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After some discussion with the OP, I think we've gotten to the root of the matter. That is, a finite topology $T=\{U_1,\ldots, U_n\}$ is a finite collection of open sets. Then we can discus the "complementary topology" $T^c=\{U_1^c,\ldots, U_n^c\}$ which is a collection of closed sets (closed relative the the topology $T$). However, we could easily have started off with $T^c$ as our topology and gotten its complementary topology ${T^c}^c=T$. Hence, in some sense, distinguishing between open and closed sets is arbitrary since a finite topology generates a collection of closed set which are also a topology, and that topology will generate the original topology as its collection of closed sets.

As the question has now been edited: Yes, there is a distinction between open and closed sets in that open sets are members of a particular topology. However, the collection of closed sets for a particular given finite topology is also a topology.


You get to decide which sets are open as long as your topology obeys the rules of topology: (1) the empty set and its complement are both open and closed; (2) finite intersections are open; (3) arbitrary unions are open.

It could be that all sets are both open and closed in a particular topology, e.g. the trivial topology $\{\emptyset, S\}$.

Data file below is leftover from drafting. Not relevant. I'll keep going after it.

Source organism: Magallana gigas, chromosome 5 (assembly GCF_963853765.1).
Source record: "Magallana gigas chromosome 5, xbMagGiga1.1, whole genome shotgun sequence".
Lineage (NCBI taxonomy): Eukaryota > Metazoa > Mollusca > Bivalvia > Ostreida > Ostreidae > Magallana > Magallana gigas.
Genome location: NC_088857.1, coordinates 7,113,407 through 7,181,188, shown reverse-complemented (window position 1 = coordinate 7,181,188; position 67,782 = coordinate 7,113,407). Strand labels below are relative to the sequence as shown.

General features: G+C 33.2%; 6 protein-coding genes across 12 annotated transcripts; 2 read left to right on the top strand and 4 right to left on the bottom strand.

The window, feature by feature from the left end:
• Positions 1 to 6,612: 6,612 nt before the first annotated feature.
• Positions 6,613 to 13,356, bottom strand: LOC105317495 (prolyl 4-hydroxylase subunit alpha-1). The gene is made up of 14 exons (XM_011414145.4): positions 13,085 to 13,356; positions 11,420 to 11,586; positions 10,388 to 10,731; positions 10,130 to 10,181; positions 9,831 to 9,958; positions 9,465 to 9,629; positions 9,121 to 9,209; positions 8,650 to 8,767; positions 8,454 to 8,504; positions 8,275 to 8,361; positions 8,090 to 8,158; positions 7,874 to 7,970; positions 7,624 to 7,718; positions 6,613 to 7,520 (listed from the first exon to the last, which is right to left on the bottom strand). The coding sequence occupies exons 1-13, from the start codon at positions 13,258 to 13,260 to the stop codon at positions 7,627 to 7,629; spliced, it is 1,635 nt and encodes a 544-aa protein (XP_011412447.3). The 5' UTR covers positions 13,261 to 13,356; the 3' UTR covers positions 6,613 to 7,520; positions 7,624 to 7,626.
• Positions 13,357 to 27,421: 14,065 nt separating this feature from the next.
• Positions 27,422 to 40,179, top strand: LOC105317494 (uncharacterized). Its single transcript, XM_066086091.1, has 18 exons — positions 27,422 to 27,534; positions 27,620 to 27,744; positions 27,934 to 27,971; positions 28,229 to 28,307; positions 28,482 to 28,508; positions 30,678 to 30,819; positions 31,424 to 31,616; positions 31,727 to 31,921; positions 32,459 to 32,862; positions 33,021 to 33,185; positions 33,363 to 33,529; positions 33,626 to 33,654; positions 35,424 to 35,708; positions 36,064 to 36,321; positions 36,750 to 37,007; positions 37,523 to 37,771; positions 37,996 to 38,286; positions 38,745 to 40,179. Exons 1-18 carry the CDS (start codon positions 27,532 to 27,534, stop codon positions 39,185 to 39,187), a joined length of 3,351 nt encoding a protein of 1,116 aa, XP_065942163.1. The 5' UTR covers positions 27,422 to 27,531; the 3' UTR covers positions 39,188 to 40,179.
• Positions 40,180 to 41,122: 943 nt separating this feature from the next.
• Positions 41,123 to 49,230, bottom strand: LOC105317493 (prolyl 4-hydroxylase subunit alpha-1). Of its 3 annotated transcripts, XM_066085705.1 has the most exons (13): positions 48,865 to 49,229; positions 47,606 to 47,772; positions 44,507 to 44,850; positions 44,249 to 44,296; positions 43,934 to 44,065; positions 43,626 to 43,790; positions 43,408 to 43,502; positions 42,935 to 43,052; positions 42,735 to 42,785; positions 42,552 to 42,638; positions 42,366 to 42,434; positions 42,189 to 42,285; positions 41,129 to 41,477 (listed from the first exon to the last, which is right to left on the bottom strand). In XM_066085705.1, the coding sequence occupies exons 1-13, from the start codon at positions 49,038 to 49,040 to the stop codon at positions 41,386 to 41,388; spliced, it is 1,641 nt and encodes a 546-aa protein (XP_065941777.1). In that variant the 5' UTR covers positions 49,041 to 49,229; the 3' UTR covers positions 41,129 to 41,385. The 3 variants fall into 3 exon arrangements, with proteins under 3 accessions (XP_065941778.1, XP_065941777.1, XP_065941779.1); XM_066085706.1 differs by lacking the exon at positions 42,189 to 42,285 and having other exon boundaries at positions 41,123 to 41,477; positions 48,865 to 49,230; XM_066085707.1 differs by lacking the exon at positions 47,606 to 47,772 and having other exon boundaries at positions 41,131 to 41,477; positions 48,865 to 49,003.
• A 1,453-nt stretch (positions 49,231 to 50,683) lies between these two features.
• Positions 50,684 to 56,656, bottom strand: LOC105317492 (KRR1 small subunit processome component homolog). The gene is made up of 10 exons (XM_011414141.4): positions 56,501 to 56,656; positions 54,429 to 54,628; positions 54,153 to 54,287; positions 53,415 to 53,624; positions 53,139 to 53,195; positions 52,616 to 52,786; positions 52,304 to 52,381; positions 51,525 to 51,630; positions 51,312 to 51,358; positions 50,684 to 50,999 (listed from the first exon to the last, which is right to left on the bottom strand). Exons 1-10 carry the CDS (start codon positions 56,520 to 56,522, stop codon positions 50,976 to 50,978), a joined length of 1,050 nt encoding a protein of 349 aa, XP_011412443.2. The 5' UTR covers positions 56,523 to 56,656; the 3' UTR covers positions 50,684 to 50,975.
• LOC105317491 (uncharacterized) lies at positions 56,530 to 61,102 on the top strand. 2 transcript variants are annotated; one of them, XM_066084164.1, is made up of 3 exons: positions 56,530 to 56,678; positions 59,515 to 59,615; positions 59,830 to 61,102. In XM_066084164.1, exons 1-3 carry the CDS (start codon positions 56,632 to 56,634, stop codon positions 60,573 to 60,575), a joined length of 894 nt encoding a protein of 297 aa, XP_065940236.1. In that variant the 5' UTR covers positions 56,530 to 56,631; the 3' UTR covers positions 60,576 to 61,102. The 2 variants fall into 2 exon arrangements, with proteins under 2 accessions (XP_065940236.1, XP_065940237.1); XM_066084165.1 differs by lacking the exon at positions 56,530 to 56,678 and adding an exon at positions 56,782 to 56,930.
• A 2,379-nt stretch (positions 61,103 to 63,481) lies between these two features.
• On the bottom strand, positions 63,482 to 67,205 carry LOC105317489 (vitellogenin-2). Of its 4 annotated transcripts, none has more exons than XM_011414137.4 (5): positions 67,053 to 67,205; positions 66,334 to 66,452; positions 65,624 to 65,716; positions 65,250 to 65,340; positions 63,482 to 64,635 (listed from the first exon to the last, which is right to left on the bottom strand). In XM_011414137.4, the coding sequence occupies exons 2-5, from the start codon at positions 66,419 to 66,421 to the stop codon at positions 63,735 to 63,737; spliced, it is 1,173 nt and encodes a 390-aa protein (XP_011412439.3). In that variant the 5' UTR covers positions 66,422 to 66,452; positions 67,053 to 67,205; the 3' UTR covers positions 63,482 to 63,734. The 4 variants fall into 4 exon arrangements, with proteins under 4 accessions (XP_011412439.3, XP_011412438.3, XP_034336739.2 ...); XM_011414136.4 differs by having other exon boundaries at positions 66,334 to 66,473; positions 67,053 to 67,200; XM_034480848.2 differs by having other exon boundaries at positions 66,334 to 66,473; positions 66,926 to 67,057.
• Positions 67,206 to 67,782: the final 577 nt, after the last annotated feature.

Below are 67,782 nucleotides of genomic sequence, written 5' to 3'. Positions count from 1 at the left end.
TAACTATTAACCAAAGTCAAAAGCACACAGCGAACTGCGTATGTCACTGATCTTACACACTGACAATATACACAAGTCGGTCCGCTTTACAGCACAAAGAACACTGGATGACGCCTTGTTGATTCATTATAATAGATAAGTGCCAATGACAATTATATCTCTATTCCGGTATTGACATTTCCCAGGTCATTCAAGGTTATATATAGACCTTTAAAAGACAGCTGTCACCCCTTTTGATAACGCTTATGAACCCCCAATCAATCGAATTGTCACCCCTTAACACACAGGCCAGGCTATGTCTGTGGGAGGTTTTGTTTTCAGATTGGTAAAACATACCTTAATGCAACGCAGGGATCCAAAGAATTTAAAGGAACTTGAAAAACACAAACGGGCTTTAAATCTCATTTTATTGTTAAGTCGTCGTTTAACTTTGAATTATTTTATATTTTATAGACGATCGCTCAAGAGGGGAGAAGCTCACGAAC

You will still have limit points, it's just that likely a convergent sequence is eventually constant.

For example consider the topology $\mathcal{T}=\{\emptyset,\{0\},\{1\},\{0,1\}\}$ (the set of all subsets of $\{0,1\}$). All sets are both open and closed.

Consider what happens when we remove a set to form a new topology: $\mathcal{T}_{0}=\{\emptyset,\{1\},\{0,1\}\}$. Now the set $\{0\}$ is closed but not open. The collection of closed sets is $\{\emptyset,\{0\},\{1\},\{0,1\}\}$. These sets are closed with respect to the given topology.

To answer your question: The distinction between open and closed is not a matter of convention, per se, nor are they "opposites" or "qualitatively different". The distinction between open and closed is a matter of guaranteed membership in the topology of the former. You are correct that for a finite topology, the collection of closed sets will also be a topology.

In the topology $\mathcal{T}$ above, all sets are closed and open, therefore they are neither opposite nor qualitatively different. In the topology $\mathcal{T}_0$, there is one set which is closed but not open. It is kind of the "opposite" of an open set (in that it is a complement of an open set), but it could be argued as being qualitatively identical since it is just a discrete set, a singleton.

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A counterexample would be to consider the topology $\tau$ on $\{1,2,3,4\}$ given by $\tau=\{\emptyset , \{1,2\}, \{1,2,3,4\}\}$ Notice that this is a topology, but this topology does not contain $\{3,4\}$ which is closed as it is the complement of an open set.

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  • $\begingroup$ I think you misunderstood the question. $\endgroup$ – Jonathan Hebert Mar 10 '15 at 17:31